Rockville Centre’s Molloy College isn’t just a pillar of learning in the area; it’s also a strong supporter of local arts and entertainment, with the Madison Theatre at Molloy College (1000 Hempstead Ave., 516-323-4444, madisontheatreny.org) serving as the linchpin. The six-year-old, 550-seat theater regularly hosts a wide range of top-flight performers and artists, including notables from the worlds of theatre, music, dance, cabaret and comedy. Upcoming events include the 50+ Comedy Tour, The Rockville Centre Guild for the Arts/Leggz Ltd. NUTCRACKER, Billboard Live’s New Year’s Eve Concert, Sleeping Beauty (ballet) and jazz icon John Pizzarelli, who turns up in February.
One of the larger entertainment trends sweeping the nation is the rise of “escape rooms,” where you and a group of friends are (willingly) locked in an environment where teamwork, problem-solving and good old-fashioned ingenuity are required in order to secure your freedom. (At least, in the allotted amount of time.) Rockville Centre is home to one of the three local-area Challenge Escape Rooms locations (203 Sunrise Hwy, 516-888-0202, challengeescaperooms.com) featuring three different themed rooms: The Art Gallery, The Game Room and The Virus. Each room accommodates groups of up to 10 people and makes for an interactive, often head-scratching experience.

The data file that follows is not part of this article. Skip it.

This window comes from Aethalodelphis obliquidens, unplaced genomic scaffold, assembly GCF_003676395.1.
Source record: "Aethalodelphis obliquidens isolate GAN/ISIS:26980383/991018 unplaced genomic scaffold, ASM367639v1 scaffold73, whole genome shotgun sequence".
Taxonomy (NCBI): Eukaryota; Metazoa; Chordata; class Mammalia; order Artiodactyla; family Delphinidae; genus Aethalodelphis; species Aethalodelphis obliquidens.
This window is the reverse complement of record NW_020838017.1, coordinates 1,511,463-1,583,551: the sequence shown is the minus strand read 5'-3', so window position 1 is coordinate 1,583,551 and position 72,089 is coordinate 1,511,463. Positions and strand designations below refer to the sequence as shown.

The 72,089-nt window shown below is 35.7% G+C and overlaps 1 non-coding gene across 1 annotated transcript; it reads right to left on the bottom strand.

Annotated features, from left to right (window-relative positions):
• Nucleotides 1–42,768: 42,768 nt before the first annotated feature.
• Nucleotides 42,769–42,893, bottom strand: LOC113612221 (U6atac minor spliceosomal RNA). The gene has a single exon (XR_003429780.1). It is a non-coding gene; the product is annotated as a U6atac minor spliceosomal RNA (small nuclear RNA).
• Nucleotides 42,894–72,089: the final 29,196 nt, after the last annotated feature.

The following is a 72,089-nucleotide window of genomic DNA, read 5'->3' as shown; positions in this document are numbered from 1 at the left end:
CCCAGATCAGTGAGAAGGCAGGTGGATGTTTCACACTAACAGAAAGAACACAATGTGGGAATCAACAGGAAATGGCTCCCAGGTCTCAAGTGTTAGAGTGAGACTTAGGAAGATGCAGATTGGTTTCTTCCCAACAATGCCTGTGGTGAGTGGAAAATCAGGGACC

It’s crucial now more than ever to support local, independent bookstores, and you won’t have any complaints about doing your literary part at Turn of the Corkscrew Books & Wine (110 N. Park Ave., 516-764-6000, turnofthecorkscrew.com), owned by Borders Books expatriates Carol Hoenig and Peggy Zieran. The shop features an extensive wine list of small-batch vintages you can enjoy while leisurely reading in the store, as well as a café serving light meals and snacks. Turn of the Corkscrew also holds special events like concerts, talks, readings and book signings, helping to foster community and culture in the village.
RVC after dark
Finally, Rockville Centre offers plenty of options for kicking back with a cocktail or pint and some fine grub after a busy Long Island day. Try Monaghan’s Bar & Restaurant (48 N Village Ave., 516-764-6372) for a touch of the Irish; sample the seafood chowder topped with puff pastry, the Monaghan’s Shepherd’s Pie and the lobster quesadilla, washed down with a tall Guinness, or if you’re really adventurous, a mug of hot port.